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Environment Setup & Installing OFRAK

OFRAK is best run in a Docker image. Some OFRAK features can also be run natively on macOS, but the docs typically assume OFRAK is running in Docker.

OFRAK uses Git LFS. This means that you must have Git LFS installed before you clone the repository! Install Git LFS by following the instructions here. If you accidentally cloned the repository before installing Git LFS, cd into the repository and run git lfs pull.

Docker

To build any of the Docker images, use the build_image.py utility, which requires the PyYAML package. For example, these commands will build a Ghidra-based Docker image using the ofrak-ghidra.yml configuration:

python3 -m pip install PyYAML
python3 build_image.py --config ofrak-ghidra.yml --base --finish

Each image consists of a "base" image and a "finish" image. The base image includes all of the dependencies. The finish image includes the package itself. This is useful for quickly building an image containing the latest version of OFRAK without rebuilding all dependencies.

This environment setup guide uses the redballoonsecurity/ofrak/ghidra image as an example image throughout, but there are several possible base image configurations:

  • ofrak-dev.yml builds the most complete OFRAK Docker image, including the core OFRAK, a Ghidra install, Ghidra OFRAK components, a Binary Ninja install, and Binary Ninja OFRAK components.
    • Binary Ninja will fail to install without a valid license. Follow the instructions below for adding a valid Binary Ninja license.
  • ofrak-ghidra.yml builds an image that includes core OFRAK, a Ghidra install, and Ghidra OFRAK components.
  • ofrak-binary-ninja.yml is a configuration to build an image with core OFRAK, a Binary Ninja install, and Binary Ninja OFRAK components. You need to have a valid BinaryNinja license to build and run the image.
  • ofrak-tutorial.yml builds an image including core OFRAK, Ghidra, the Ghidra components, and the tutorial Jupyter Notebooks that use Ghidra.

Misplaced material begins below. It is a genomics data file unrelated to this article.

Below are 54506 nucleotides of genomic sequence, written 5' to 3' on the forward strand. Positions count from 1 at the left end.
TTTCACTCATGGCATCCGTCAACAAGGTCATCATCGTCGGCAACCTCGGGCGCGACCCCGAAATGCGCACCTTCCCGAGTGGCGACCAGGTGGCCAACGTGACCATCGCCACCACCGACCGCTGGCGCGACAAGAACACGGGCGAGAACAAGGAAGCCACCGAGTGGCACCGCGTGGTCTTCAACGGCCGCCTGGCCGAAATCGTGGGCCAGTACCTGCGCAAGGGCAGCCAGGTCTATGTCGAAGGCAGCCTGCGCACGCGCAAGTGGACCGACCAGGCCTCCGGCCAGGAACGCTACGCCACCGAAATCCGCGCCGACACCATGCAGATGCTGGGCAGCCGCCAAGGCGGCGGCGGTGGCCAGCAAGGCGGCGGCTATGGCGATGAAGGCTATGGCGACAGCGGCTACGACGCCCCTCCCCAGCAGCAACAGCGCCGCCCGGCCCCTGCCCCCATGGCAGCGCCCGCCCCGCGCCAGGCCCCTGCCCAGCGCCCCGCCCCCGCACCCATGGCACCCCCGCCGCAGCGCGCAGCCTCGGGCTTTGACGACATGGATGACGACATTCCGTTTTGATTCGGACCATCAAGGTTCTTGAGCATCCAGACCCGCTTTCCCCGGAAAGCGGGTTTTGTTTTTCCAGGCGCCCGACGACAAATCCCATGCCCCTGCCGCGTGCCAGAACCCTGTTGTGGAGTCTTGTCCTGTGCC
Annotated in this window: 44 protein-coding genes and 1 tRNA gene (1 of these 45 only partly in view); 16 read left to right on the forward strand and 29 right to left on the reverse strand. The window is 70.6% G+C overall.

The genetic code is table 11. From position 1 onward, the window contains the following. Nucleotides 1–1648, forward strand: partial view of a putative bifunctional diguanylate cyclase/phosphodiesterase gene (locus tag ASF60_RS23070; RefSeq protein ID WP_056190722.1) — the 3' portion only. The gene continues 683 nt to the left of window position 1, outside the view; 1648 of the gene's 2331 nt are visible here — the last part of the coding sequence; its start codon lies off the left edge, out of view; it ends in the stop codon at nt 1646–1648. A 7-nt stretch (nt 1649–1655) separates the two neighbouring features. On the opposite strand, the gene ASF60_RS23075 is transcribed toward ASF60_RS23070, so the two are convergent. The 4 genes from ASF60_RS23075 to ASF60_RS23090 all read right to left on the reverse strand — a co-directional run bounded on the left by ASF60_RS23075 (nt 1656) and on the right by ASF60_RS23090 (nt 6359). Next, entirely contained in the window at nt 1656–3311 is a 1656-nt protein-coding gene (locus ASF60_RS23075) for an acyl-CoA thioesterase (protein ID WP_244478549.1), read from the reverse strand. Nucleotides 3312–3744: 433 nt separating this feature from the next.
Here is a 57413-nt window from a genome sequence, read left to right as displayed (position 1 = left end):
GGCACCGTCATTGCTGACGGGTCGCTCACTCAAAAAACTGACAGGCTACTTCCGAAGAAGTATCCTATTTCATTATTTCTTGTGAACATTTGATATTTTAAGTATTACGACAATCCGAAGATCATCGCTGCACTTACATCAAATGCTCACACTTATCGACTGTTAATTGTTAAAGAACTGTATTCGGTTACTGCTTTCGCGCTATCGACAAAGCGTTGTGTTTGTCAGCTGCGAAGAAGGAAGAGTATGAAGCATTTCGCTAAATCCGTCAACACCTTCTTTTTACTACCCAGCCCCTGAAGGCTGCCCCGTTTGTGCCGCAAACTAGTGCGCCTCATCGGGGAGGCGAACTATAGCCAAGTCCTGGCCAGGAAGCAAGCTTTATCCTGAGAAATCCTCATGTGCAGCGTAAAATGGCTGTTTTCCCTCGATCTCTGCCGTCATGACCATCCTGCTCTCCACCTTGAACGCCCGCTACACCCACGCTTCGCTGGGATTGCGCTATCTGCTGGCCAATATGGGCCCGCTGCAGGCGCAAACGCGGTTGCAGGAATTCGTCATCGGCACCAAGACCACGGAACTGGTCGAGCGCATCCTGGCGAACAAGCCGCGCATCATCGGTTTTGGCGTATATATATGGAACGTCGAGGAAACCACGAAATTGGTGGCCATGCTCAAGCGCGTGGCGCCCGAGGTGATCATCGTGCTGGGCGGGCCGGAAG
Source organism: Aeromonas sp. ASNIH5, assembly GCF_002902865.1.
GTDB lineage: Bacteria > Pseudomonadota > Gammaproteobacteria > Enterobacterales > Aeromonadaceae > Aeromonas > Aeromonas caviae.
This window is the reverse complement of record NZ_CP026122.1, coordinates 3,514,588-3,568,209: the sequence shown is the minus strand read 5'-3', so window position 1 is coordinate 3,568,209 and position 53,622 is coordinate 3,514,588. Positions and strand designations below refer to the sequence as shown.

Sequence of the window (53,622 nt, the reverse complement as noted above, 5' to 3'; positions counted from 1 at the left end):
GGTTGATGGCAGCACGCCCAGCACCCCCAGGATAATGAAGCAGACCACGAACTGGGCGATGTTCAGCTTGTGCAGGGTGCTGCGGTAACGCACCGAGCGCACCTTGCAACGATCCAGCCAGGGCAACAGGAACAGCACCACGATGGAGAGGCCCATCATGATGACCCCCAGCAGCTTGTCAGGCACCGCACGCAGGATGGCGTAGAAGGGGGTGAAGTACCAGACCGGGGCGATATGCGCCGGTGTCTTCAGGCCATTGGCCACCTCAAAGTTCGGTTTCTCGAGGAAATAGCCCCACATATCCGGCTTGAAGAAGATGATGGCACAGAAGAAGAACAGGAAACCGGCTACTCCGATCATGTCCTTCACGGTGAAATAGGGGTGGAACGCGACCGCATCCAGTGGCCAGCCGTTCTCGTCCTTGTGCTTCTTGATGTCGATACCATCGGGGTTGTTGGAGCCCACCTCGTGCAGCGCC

• ofrak-angr.yml builds an image that contains core OFRAK, angr, and the angr OFRAK components.
  • ofrak-core-dev.yml builds an image that only bundles core OFRAK, its main components, and their dependencies.

If you have already built a base Docker image, and only want to reinstall OFRAK (and not all of its dependencies), you can build the finish image without the --base argument:

python3 build_image.py --config ofrak-ghidra.yml --finish

Use OFRAK Interactively From Docker

The docker run command creates a running container from the provided Docker image.

docker run \
  --rm \
  --detach \
  --hostname ofrak \
  --name rbs-ofrak-interactive \
  --interactive \
  --tty \
  --publish 80:80 \
  redballoonsecurity/ofrak/ghidra:latest

The options to the docker run command ensure the container is created with the correct settings:

  • --rm removes the container after it terminates
  • --detach runs the container in the background
  • --hostname names the host ofrak inside the container
  • --name identifies the container by the name rbs-ofrak-interactive for other Docker commands, like docker exec
  • --interactive --tty ensures the command knows it is being run inside an interactive terminal and not a script (-it can be used for short)
  • --publish 80:80 allows you to access the OFRAK GUI that the new container will serve on port 80
    • If you would rather access it locally on a different port, change the number on the left, for example: 9090:80
  • redballoonsecurity/ofrak/ghidra:latest is the image to run

The redballoonsecurity/ofrak/ghidra:latest image by default sets up a Ghidra environment and starts serving the OFRAK GUI as soon as it is launched. After running the above, the GUI can be accessed at http://localhost:80/.

To interact with the Python API, the following command drops into an interactive shell inside the running Docker container.

docker exec \
  --interactive \
  --tty \
  rbs-ofrak-interactive \
  /bin/bash

The docker exec command executes a command inside of the Docker container.

  • --interactive --tty ensures the command knows it is being run inside an interactive terminal and not a script
  • rbs-ofrak-interactive enters the correct running container
  • /bin/bash starts the shell

For an interactive OFRAK example, follow along with the Getting Started Guide inside the container.

Run Scripts With OFRAK in Docker

It is also possible to write OFRAK scripts outside of the container, and then run them with OFRAK inside the container. There are three steps to doing this:

  1. Create a folder with an OFRAK script and any relevant binary assets
  2. Create a container with the folder mapped in
  3. Execute the script inside the container

Suppose we want to run one of the example scripts bundled with OFRAK. These scripts are located in the examples/ directory of the repo. To make the folder accessible from the path /my_examples inside the Docker container, add the following option to the docker run command from the previous section.

--volume "$(pwd)/examples":/my_examples

Then the new command to create the container from the image becomes the following. All of the options are the same as before, except for the addition of --volume [...].

docker run \
  --rm \
  --detach \
  --hostname ofrak \
  --name rbs-ofrak-interactive \
  --interactive \
  --tty \
  --volume "$(pwd)/examples":/my_examples \
  --publish 80:80 \
  redballoonsecurity/ofrak/ghidra:latest